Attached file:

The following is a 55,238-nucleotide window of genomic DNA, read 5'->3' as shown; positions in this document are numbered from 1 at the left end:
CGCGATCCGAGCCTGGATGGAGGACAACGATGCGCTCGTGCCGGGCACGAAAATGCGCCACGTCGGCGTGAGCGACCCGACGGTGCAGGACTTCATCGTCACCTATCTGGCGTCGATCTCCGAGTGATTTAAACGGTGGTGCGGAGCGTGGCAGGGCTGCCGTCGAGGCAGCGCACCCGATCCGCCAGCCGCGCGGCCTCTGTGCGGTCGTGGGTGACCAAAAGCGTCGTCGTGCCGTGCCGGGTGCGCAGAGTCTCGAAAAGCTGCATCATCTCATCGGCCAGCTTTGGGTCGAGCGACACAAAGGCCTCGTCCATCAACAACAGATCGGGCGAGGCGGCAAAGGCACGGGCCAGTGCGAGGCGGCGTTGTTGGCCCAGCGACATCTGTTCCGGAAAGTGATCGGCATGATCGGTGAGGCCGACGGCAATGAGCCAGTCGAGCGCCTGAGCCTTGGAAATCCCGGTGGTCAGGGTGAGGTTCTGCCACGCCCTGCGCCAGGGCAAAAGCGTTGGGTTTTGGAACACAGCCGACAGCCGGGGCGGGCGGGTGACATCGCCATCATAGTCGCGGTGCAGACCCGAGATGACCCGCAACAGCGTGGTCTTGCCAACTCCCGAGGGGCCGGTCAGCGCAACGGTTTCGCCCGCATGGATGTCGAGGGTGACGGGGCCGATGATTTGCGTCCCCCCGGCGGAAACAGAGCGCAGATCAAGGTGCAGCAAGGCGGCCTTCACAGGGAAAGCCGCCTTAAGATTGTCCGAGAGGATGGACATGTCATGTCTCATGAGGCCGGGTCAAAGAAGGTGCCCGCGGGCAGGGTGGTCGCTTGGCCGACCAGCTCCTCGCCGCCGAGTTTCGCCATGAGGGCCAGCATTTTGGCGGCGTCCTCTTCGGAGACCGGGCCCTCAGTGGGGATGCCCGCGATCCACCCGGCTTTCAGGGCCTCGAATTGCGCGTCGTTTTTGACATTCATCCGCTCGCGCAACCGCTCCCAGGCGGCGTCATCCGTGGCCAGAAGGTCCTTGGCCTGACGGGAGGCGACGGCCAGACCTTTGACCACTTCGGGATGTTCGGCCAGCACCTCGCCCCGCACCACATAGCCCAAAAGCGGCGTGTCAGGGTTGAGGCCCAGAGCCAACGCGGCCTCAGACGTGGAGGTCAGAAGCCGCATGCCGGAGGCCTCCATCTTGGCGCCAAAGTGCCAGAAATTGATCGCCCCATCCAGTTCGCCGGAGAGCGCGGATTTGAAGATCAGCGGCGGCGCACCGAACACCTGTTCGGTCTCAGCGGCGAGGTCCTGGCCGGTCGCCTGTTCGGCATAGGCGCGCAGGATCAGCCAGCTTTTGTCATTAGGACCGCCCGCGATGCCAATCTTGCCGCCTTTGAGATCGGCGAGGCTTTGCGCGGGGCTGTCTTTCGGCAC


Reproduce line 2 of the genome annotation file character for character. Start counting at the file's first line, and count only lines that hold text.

CGCGATCCGAGCCTGGATGGAGGACAACGATGCGCTCGTGCCGGGCACGAAAATGCGCCACGTCGGCGTGAGCGACCCGACGGTGCAGGACTTCATCGTCACCTATCTGGCGTCGATCTCCGAGTGATTTAAACGGTGGTGCGGAGCGTGGCAGGGCTGCCGTCGAGGCAGCGCACCCGATCCGCCAGCCGCGCGGCCTCTGTGCGGTCGTGGGTGACCAAAAGCGTCGTCGTGCCGTGCCGGGTGCGCAGAGTCTCGAAAAGCTGCATCATCTCATCGGCCAGCTTTGGGTCGAGCGACACAAAGGCCTCGTCCATCAACAACAGATCGGGCGAGGCGGCAAAGGCACGGGCCAGTGCGAGGCGGCGTTGTTGGCCCAGCGACATCTGTTCCGGAAAGTGATCGGCATGATCGGTGAGGCCGACGGCAATGAGCCAGTCGAGCGCCTGAGCCTTGGAAATCCCGGTGGTCAGGGTGAGGTTCTGCCACGCCCTGCGCCAGGGCAAAAGCGTTGGGTTTTGGAACACAGCCGACAGCCGGGGCGGGCGGGTGACATCGCCATCATAGTCGCGGTGCAGACCCGAGATGACCCGCAACAGCGTGGTCTTGCCAACTCCCGAGGGGCCGGTCAGCGCAACGGTTTCGCCCGCATGGATGTCGAGGGTGACGGGGCCGATGATTTGCGTCCCCCCGGCGGAAACAGAGCGCAGATCAAGGTGCAGCAAGGCGGCCTTCACAGGGAAAGCCGCCTTAAGATTGTCCGAGAGGATGGACATGTCATGTCTCATGAGGCCGGGTCAAAGAAGGTGCCCGCGGGCAGGGTGGTCGCTTGGCCGACCAGCTCCTCGCCGCCGAGTTTCGCCATGAGGGCCAGCATTTTGGCGGCGTCCTCTTCGGAGACCGGGCCCTCAGTGGGGATGCCCGCGATCCACCCGGCTTTCAGGGCCTCGAATTGCGCGTCGTTTTTGACATTCATCCGCTCGCGCAACCGCTCCCAGGCGGCGTCATCCGTGGCCAGAAGGTCCTTGGCCTGACGGGAGGCGACGGCCAGACCTTTGACCACTTCGGGATGTTCGGCCAGCACCTCGCCCCGCACCACATAGCCCAAAAGCGGCGTGTCAGGGTTGAGGCCCAGAGCCAACGCGGCCTCAGACGTGGAGGTCAGAAGCCGCATGCCGGAGGCCTCCATCTTGGCGCCAAAGTGCCAGAAATTGATCGCCCCATCCAGTTCGCCGGAGAGCGCGGATTTGAAGATCAGCGGCGGCGCACCGAACACCTGTTCGGTCTCAGCGGCGAGGTCCTGGCCGGTCGCCTGTTCGGCATAGGCGCGCAGGATCAGCCAGCTTTTGTCATTAGGACCGCCCGCGATGCCAATCTTGCCGCCTTTGAGATCGGCGAGGCTTTGCGCGGGGCTGTCTTTCGGCAC